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#4334: Something rotten.. Kozyn responds (fwd)

From: John Kozyn <jckozyn@hotmail.com>

From: Lisa Reed <74227.3043@compuserve.com>

>But the
>fact that the writer was carrying an "Epirb," a device that sends out a
>distress signal that will summon the coast guard, left me feeling queasy
>about that kind of journalism.

This isn't the worst thing about this article.

--> snip <--

>The moment the journalist got on board with such a high-tech device as the
>Epirb, he ceased to be a reporter of the story and became in a way the
>creator of the story. He could alert the coast guard at any time--for noble
>reasons like saving everyone's life, or less noble reasons like feeling
>nauseated, feeling scared, exhausted, etc. Which made it kind of fake. Not
>fake of course to the other passengers who were risking everything to get
>to the US--and that's why it was heartbreaking, because they had no idea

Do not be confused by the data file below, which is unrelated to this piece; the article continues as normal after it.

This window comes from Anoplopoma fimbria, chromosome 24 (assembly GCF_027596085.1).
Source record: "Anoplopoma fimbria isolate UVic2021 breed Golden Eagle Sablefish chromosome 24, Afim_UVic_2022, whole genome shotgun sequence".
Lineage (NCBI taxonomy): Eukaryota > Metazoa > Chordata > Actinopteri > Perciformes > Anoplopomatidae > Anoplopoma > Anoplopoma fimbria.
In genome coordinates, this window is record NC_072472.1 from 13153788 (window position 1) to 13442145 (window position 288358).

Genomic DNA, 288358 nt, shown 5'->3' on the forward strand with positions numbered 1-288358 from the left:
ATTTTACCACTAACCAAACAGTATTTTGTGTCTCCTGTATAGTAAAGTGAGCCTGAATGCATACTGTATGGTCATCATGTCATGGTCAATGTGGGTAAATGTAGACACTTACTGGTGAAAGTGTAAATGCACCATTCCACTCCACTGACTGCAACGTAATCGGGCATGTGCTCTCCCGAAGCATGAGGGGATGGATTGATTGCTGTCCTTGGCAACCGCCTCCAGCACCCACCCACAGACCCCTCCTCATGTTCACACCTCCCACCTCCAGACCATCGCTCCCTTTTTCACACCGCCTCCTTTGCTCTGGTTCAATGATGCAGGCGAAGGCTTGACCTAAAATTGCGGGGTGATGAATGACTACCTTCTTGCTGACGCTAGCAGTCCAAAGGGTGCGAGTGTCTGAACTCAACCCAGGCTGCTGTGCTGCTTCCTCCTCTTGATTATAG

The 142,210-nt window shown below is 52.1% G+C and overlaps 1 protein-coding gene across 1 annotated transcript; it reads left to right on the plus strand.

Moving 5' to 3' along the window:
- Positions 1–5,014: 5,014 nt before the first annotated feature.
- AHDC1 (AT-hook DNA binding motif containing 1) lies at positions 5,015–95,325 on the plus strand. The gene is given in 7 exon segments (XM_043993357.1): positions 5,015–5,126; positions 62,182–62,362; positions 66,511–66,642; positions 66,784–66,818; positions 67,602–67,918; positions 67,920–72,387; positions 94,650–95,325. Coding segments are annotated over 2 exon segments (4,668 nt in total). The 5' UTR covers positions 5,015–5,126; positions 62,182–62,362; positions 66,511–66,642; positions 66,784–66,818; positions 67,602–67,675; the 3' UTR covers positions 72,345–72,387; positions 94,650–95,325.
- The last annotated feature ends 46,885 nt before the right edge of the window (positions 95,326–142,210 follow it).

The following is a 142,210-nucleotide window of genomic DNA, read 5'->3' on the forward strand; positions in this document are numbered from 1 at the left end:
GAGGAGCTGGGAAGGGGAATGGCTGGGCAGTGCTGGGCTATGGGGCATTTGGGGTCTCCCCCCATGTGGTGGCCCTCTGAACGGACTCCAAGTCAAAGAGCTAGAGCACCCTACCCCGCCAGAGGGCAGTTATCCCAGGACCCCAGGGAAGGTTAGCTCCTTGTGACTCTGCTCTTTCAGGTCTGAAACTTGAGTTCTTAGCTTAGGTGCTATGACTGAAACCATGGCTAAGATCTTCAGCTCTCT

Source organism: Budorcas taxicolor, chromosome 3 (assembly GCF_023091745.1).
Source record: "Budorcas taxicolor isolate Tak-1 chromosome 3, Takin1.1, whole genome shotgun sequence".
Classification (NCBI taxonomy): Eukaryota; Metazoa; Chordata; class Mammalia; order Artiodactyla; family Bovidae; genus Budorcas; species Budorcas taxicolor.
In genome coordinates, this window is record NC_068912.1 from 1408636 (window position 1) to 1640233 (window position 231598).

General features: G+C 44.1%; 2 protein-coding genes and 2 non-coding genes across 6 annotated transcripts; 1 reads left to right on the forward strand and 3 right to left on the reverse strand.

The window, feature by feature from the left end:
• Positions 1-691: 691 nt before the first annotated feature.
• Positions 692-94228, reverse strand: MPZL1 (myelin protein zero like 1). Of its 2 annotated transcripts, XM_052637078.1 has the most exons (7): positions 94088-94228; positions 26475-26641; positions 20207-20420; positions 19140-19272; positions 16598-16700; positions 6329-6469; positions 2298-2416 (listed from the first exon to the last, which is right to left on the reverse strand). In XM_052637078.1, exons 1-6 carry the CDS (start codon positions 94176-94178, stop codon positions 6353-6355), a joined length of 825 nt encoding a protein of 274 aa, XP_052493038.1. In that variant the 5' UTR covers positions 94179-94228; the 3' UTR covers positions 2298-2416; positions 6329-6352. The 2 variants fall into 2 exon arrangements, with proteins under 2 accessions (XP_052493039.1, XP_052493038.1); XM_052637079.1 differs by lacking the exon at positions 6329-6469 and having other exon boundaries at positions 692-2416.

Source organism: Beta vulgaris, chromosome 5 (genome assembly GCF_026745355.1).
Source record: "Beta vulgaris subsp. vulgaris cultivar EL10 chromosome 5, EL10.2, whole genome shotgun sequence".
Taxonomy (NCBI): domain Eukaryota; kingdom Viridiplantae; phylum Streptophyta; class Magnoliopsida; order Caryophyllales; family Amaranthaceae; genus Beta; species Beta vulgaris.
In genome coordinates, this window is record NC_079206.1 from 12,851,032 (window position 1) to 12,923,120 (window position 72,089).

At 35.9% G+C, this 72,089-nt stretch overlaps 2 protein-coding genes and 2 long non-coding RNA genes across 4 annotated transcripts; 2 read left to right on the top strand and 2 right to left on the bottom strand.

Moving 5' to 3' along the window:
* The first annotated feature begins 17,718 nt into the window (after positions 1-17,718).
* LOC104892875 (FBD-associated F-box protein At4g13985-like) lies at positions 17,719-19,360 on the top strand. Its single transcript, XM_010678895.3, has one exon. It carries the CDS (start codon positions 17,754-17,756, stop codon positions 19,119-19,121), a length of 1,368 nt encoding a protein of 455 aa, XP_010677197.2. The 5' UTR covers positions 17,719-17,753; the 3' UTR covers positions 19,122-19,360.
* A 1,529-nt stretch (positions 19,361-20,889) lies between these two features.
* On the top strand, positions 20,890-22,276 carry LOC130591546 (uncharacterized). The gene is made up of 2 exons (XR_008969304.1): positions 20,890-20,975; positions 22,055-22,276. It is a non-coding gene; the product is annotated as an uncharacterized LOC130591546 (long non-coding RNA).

>that with the push of a button he could crush their dreams.

You're right Lisa. Michael Finkel offer the NYT's readership one of the most 
obnoxious examples of a journalist thinking he's above it all. This is one 
of the most existentially inauthentic pieces of nonsense I've come across.

--> snip <--

>So on one hand I applaud the author and the Times for
>running it. I applaud the courage and fortitude of everyone on the boat. On
>the hand that's not clapping though, I think the writer should have been
>more straightforward about a hugely important piece of the story, which is
>whether or not he sent out that signal.

I only read this article once. I don't think he set it off though. It seems 
the CG returned because of suspicion about copious amounts of water on board 
- IIRC. He could be BS'ing though.

>I'm curious to know what other people think.

I'll bet Finkel and his photog did a lot of butt-kissing once the CG arrived 
though, all the while pretending they played no role in facilitating the 
building and crashing of David's hopes to get to the U.S.

I wonder if they said goodbye to him or other people whose names they got to 
know on the journey. I wonder if they ever felt guilty for being so 
inauthentic? I also wonder if the CG got a heads-up from the NYT's editors - 
worried about his safety in this "rickety" boat.

I think the NYT's magazine editors need to wake up. The story is not the 
most important thing. Human beings are. When journalists - and their role - 
become the news (as they did when this story first broke last month) 
something is definitely wrong.

John Kozyn

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